The mission of the International Baccalaureate (IB) is for students to develop into inquiring, knowledgeable and reflective individuals who value learning as a life-long process. The Diploma Programme (DP) in Year 11 and Year 12 builds upon the Primary Years Programme and Middle Years Programme, maintaining the IB Learner Profile and student-centered ‘Approaches to Learning’ as central to teaching and learning. Because the International Baccalaureate Organisation (IBO) aims at educating the “whole learner”, TIGS students are well-equipped for all components of the early admission process.

The IB ‘Approaches to Learning’ (ATL’s) focus on developing students’ critical thinking, communication, social, research and self-management skills, all of which are considered crucial to helping students to succeed both in university and as active members of an ever-changing world. The Middle Years Programme, the Personal Project and core components of the DP, such as the Extended Essay, Theory of Knowledge and Creativity, Activity, Service (CAS) also demonstrate the well-roundedness of the IB learner.

Further preparing students for university is the IB’s approach to assessment, which aims to foster critical thinking and inquiry. Throughout Year 7 to Year 10, assessment at TIGS (through an IB framework) equips our students with the skills needed for higher order thinking. This helps them to succeed in Year 11 and Year 12 (IB or HSC) and also at university or in the workforce.

Throughout the two years of the DP, each subject undertakes Internal Assessments or IA’s. These internal assessments require a degree of independence and autonomous learning that is essential and expected for students to succeed. During many of these internal assessments, students may be required to create their own research topic, essay question or presentation that reflects their passions and who they are as an independent learner. Current students have reflected they find this approach to assessment “empowering” and “a more effective way to assess that makes [them] more engaged with the task”.

It is this student-centered pedagogical approach to learning and assessment that equips students for university life. DP students have a greater awareness of what they want to learn, and they are equipped with the necessary key skills to acquire the knowledge that they are passionate about. Macquarie University actively recruits DP students, valuing their “switched on approach to learning” and active engagement with the world around them.

In order to assist students in applying to university through the early entry process, the IBO requires each teacher to submit a predicted grade for each student. This predicted grade comprises of a numeric mark out of seven that reflects what teachers feel the student will achieve at the end of the two-year programme. These grades are calculated using evidence from formative and summative assessments, evaluation of students’ attitude and application during class and students’ achieved marks on internal assessments. Both national and international universities use these predicted grades when assessing students’ applications.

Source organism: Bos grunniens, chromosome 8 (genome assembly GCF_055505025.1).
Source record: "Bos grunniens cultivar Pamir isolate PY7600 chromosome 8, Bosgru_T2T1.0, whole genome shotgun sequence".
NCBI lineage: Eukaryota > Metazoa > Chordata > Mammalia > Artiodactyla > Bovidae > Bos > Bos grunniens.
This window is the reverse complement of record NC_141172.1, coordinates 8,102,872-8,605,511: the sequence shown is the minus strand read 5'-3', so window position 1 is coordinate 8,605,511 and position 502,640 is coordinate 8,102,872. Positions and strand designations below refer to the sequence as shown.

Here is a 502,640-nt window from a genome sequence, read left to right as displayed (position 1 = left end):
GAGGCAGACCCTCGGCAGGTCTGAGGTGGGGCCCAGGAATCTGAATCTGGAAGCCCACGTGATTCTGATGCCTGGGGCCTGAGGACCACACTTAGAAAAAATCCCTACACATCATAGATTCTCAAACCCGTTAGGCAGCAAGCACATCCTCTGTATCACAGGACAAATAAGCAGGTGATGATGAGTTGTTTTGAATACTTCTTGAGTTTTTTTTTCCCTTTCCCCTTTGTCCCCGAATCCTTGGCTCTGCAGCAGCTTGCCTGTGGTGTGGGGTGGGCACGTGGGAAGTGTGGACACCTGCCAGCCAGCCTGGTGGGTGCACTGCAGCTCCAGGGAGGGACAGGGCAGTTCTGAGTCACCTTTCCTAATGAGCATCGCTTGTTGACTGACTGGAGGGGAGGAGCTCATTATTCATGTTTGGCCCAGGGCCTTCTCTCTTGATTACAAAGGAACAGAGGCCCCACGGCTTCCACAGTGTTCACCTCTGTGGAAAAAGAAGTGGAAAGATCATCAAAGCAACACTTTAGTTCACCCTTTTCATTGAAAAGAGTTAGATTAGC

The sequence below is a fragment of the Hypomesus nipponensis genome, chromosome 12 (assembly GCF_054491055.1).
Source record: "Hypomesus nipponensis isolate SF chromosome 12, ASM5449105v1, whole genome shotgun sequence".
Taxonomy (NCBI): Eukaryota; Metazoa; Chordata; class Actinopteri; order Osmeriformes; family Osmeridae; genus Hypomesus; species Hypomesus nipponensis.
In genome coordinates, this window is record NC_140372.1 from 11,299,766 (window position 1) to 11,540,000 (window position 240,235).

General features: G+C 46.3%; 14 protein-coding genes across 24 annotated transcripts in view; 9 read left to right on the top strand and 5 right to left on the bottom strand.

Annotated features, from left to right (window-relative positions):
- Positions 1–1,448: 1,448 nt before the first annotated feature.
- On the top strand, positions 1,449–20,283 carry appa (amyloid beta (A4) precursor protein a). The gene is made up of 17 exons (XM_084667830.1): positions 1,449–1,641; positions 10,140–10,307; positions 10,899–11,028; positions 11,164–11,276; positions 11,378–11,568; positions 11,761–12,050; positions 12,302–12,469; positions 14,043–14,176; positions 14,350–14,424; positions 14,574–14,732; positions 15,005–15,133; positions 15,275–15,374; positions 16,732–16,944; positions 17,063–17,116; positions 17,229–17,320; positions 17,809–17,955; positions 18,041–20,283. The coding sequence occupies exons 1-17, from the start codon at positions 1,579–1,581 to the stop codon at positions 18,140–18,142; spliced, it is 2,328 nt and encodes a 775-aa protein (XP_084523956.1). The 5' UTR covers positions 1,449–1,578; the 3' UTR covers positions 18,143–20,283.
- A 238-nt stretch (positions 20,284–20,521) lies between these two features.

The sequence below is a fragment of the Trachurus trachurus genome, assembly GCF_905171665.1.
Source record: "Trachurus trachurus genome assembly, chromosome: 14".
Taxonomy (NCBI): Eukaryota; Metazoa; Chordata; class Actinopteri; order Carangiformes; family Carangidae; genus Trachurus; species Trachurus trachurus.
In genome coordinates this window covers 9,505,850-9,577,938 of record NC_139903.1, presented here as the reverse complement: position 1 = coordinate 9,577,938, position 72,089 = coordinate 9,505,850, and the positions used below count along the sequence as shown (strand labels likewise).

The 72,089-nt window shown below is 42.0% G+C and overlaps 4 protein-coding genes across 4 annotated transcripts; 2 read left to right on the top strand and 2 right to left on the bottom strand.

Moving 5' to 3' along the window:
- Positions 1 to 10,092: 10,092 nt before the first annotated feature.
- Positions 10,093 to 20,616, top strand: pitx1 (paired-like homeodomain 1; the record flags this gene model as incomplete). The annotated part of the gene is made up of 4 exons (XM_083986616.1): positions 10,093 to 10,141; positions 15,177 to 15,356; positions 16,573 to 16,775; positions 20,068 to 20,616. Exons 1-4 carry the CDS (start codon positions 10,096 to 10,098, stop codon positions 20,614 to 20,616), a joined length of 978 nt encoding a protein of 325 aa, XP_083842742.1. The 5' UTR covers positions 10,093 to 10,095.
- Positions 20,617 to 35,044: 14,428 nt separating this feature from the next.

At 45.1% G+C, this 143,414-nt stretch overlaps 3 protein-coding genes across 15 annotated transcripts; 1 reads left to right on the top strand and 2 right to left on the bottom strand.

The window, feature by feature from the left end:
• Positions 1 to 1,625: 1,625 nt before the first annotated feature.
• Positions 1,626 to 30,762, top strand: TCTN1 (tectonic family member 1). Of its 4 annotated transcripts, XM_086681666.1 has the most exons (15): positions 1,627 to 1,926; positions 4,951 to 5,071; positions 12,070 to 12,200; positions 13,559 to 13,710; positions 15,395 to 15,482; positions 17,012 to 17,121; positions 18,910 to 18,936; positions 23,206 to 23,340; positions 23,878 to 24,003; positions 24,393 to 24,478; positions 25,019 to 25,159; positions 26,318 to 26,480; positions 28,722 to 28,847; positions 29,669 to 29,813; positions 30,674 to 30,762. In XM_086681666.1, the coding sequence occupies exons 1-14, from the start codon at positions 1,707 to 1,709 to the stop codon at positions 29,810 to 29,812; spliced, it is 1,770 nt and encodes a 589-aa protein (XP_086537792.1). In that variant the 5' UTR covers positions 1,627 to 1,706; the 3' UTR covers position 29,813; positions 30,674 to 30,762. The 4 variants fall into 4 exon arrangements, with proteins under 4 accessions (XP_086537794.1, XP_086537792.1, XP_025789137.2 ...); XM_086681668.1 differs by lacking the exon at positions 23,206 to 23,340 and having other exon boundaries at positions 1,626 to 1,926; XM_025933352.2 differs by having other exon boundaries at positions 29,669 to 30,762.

Universities throughout the world are well informed about how predicted grades work, and it is because of this that an application for early admission into university is significant for DP students. That being said, it is important to note that the predicted grade represents only one part of the early admission process. It is important for students studying either the HSC or the DP to understand that educational institutions such as the University of Wollongong (UOW) do not consider a single number as fully encapsulating an individual student. It is because of this that they hold interviews with each student and the relevant Faculty Deans. These interviews are crucial for the Deans to evaluate how suitable each student is for their course.

The combination of academic achievement, participation in co-curricular activities and contribution to the life of the School all demonstrate a student who would be a great asset to any university. TIGS sets all of our students up to display these traits which are being sought after for early admission. The DP’s core components of the Extended Essay, Theory of Knowledge and CAS are further testaments to the well-roundedness of the DP students that universities are seeking.

As Diploma Programme Coordinator, I have had the opportunity to discuss the DP with representatives from UOW. We have talked at length about the framework the ATL’s provide, the benefits of the Core (Extended Essay, Theory of Knowledge and CAS) and how each component can strengthen students’ ability to handle the rigors of academic study. They were especially interested in the International Baccalaureate’s approach to student-centered learning, which they mentioned was paramount in becoming a successful university graduate.